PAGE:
However, if you are someone who loves everything Google does, but is not necessarily super faithful to a specific device manufacturer or device, or if your primary concern is budget and value above all, consider switching to iPhone SE. Do you think this is crazy? Do you think it’s blasphemy? Well the initial response to the device in the AC forums has been more receptive than you think.
The Google experience on the iPhone
Source: Jeramy Johnson / Android CentralCome on Apple, there are MUCH more Google apps on iOS than that.
Although we all knew that a new iPhone SE was coming, I think a lot of the tech industry, and particularly the Android press, we had our collective socks dropped with the value proposition of the new iPhone budget.
The 2020 iPhone SE came as a slap in the face for mid-level Android OEMs.
Yes, yes, it looks super dated and doesn’t have the best existing screen technology (what does the mid-ranger have?), But what you get for the price is excellent. The latest processor from Apple is objectively faster than Qualcom’s best, guarantees software updates and support FOR YEARS, and all the benefits of being part of the Apple ecosystem make it an attractive sale, even for Android fans. I mean, what are you really missing here? Not much, in my opinion.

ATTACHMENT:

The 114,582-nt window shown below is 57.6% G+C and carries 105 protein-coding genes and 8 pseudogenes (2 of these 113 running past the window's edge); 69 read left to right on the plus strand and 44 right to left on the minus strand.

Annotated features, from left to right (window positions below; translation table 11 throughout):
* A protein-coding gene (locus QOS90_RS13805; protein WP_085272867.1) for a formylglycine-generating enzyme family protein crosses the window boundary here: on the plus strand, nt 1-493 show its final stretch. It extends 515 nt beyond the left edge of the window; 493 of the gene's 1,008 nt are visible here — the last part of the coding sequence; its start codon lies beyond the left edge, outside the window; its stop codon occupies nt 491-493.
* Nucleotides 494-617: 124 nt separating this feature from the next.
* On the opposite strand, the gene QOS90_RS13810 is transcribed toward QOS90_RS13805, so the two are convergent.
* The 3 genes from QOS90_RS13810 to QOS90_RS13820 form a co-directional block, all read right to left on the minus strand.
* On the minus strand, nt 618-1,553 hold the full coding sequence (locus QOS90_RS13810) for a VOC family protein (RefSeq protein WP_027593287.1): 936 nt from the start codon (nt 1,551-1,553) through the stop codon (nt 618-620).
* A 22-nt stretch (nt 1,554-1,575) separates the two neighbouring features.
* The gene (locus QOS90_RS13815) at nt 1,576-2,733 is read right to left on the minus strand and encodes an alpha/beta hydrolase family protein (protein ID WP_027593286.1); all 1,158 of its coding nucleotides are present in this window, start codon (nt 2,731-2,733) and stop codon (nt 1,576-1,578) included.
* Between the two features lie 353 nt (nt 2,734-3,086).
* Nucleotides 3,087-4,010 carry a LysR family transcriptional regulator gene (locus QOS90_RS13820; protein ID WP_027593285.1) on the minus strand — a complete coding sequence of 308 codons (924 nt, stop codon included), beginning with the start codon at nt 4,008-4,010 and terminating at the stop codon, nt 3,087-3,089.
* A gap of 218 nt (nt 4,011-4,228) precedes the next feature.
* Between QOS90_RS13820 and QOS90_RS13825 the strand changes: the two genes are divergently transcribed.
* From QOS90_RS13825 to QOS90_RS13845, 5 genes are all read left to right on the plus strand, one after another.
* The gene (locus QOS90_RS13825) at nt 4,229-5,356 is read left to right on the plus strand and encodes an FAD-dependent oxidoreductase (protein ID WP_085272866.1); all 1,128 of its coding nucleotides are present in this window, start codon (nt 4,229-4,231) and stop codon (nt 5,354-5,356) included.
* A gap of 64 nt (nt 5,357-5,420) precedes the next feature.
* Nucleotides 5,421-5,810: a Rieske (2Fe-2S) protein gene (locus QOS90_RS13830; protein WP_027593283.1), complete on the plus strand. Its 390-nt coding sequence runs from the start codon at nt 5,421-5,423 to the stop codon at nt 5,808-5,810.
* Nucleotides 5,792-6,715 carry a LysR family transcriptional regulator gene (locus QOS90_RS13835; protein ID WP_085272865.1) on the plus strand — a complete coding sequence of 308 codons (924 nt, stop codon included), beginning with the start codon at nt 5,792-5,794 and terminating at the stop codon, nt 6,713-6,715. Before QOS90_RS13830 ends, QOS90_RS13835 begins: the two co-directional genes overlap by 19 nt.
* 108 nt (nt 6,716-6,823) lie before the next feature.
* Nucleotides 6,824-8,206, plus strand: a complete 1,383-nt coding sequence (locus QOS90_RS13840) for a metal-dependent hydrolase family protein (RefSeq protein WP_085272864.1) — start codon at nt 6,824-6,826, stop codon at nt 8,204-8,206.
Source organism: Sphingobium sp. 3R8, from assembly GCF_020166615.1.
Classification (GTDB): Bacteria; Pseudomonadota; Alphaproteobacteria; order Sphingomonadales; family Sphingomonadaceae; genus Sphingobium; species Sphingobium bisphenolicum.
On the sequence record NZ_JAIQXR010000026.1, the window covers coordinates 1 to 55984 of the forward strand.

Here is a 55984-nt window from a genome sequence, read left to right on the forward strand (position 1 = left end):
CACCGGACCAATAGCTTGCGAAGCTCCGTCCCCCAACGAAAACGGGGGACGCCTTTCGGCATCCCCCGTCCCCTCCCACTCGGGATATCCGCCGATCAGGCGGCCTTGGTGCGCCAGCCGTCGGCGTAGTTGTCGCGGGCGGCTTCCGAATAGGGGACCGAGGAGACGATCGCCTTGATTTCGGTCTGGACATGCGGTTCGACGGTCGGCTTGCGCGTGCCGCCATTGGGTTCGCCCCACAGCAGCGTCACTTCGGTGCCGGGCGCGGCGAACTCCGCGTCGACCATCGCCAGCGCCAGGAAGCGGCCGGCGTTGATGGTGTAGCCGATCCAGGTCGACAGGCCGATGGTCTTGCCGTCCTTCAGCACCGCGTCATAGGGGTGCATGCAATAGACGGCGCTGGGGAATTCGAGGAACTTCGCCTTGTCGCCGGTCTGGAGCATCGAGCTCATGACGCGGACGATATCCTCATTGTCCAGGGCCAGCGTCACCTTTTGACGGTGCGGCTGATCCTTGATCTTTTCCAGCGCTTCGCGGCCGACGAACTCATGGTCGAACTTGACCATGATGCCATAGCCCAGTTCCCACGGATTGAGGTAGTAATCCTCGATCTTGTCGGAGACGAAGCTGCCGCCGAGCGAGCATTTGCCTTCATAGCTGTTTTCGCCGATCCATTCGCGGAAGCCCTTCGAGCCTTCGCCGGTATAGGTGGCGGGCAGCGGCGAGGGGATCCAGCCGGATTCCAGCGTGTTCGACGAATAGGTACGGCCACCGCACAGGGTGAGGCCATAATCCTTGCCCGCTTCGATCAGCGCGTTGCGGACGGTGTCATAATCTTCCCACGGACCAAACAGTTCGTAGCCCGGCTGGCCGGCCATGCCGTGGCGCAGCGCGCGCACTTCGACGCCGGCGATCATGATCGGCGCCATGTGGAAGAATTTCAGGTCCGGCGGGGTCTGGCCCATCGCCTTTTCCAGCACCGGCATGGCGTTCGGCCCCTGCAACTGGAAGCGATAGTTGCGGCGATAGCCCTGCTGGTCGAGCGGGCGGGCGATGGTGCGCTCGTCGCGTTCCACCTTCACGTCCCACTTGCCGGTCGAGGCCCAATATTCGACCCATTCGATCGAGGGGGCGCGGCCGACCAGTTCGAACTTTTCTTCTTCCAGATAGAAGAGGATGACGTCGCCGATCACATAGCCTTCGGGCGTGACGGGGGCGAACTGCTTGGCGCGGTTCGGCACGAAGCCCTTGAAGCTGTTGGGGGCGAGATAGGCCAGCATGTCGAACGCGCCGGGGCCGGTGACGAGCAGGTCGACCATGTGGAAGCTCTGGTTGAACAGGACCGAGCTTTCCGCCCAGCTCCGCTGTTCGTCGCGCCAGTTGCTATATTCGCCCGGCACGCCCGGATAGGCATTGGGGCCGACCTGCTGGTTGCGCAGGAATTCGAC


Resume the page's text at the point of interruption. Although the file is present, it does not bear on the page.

Of course, you can’t customize iOS to as close a level as Android, and some of the other UX / UI design limitations and decisions can be disconcerting to someone who is used to Android. But you still get practically any and all apps you can find on Android (including the best from Google), plus apps and iOS platform exclusives that are launched first.
Speaking of these Google apps on iOS, the last time I checked (which was this morning), there are more than 60 Google apps available on the iOS AppStore, including favorites like Gmail, Google Calendar and YouTube, even more obscure apps like Google Analytics, Google Shopping and the new Google Podcasts available. Oh yes, don’t forget Waze and (soon?) Fitbit!
Typically, I have between six and nine Google apps on the iPhone home screen at any given time, but I also have another twelve to fifteen that I use less often and are stored in a folder on the second page. I thought it would be interesting to fill my home screen with all my Google apps, and you know what? It doesn’t seem like such a crazy idea (although I wish Apple had an app drawer – the mess is too much!).